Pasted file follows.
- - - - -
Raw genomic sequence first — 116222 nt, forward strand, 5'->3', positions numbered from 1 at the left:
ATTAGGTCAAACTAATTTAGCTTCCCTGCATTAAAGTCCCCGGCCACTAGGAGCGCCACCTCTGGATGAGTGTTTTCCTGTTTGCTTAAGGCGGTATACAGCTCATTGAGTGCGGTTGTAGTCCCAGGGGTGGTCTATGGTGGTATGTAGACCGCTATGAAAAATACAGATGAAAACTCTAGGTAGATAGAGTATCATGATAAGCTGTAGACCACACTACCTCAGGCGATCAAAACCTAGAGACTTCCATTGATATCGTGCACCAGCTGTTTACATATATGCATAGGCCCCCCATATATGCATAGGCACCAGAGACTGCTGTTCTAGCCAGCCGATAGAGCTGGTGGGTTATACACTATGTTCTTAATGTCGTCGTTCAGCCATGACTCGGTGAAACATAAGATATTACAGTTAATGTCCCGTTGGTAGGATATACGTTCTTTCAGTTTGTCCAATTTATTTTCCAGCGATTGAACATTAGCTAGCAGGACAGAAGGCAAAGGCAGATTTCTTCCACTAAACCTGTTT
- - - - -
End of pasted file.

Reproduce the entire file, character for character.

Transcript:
Raw genomic sequence first — 116222 nt, forward strand, 5'->3', positions numbered from 1 at the left:
ATTAGGTCAAACTAATTTAGCTTCCCTGCATTAAAGTCCCCGGCCACTAGGAGCGCCACCTCTGGATGAGTGTTTTCCTGTTTGCTTAAGGCGGTATACAGCTCATTGAGTGCGGTTGTAGTCCCAGGGGTGGTCTATGGTGGTATGTAGACCGCTATGAAAAATACAGATGAAAACTCTAGGTAGATAGAGTATCATGATAAGCTGTAGACCACACTACCTCAGGCGATCAAAACCTAGAGACTTCCATTGATATCGTGCACCAGCTGTTTACATATATGCATAGGCCCCCCATATATGCATAGGCACCAGAGACTGCTGTTCTAGCCAGCCGATAGAGCTGGTGGGTTATACACTATGTTCTTAATGTCGTCGTTCAGCCATGACTCGGTGAAACATAAGATATTACAGTTAATGTCCCGTTGGTAGGATATACGTTCTTTCAGTTTGTCCAATTTATTTTCCAGCGATTGAACATTAGCTAGCAGGACAGAAGGCAAAGGCAGATTTCTTCCACTAAACCTGTTT